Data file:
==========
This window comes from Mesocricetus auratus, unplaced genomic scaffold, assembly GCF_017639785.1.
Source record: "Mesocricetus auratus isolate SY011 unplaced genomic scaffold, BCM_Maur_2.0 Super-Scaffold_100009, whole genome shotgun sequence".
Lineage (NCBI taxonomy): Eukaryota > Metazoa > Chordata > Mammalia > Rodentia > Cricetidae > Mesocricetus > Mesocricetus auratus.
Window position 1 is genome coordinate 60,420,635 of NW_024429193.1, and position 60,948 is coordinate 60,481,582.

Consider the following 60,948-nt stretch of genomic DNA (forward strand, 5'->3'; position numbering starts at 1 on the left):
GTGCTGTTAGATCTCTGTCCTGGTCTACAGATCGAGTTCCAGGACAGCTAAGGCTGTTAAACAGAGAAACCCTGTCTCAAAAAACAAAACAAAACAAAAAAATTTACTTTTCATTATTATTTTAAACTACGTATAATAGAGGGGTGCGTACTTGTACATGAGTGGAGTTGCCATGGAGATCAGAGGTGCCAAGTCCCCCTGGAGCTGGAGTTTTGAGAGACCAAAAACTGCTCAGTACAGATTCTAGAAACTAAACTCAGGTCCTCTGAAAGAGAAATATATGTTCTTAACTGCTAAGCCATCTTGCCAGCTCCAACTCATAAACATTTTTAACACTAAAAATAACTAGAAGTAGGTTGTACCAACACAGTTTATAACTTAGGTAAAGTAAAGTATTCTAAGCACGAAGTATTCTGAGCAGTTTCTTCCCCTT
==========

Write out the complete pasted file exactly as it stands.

This window comes from Mesocricetus auratus, unplaced genomic scaffold, assembly GCF_017639785.1.
Source record: "Mesocricetus auratus isolate SY011 unplaced genomic scaffold, BCM_Maur_2.0 Super-Scaffold_100009, whole genome shotgun sequence".
Lineage (NCBI taxonomy): Eukaryota > Metazoa > Chordata > Mammalia > Rodentia > Cricetidae > Mesocricetus > Mesocricetus auratus.
Window position 1 is genome coordinate 60,420,635 of NW_024429193.1, and position 60,948 is coordinate 60,481,582.

Consider the following 60,948-nt stretch of genomic DNA (forward strand, 5'->3'; position numbering starts at 1 on the left):
GTGCTGTTAGATCTCTGTCCTGGTCTACAGATCGAGTTCCAGGACAGCTAAGGCTGTTAAACAGAGAAACCCTGTCTCAAAAAACAAAACAAAACAAAAAAATTTACTTTTCATTATTATTTTAAACTACGTATAATAGAGGGGTGCGTACTTGTACATGAGTGGAGTTGCCATGGAGATCAGAGGTGCCAAGTCCCCCTGGAGCTGGAGTTTTGAGAGACCAAAAACTGCTCAGTACAGATTCTAGAAACTAAACTCAGGTCCTCTGAAAGAGAAATATATGTTCTTAACTGCTAAGCCATCTTGCCAGCTCCAACTCATAAACATTTTTAACACTAAAAATAACTAGAAGTAGGTTGTACCAACACAGTTTATAACTTAGGTAAAGTAAAGTATTCTAAGCACGAAGTATTCTGAGCAGTTTCTTCCCCTT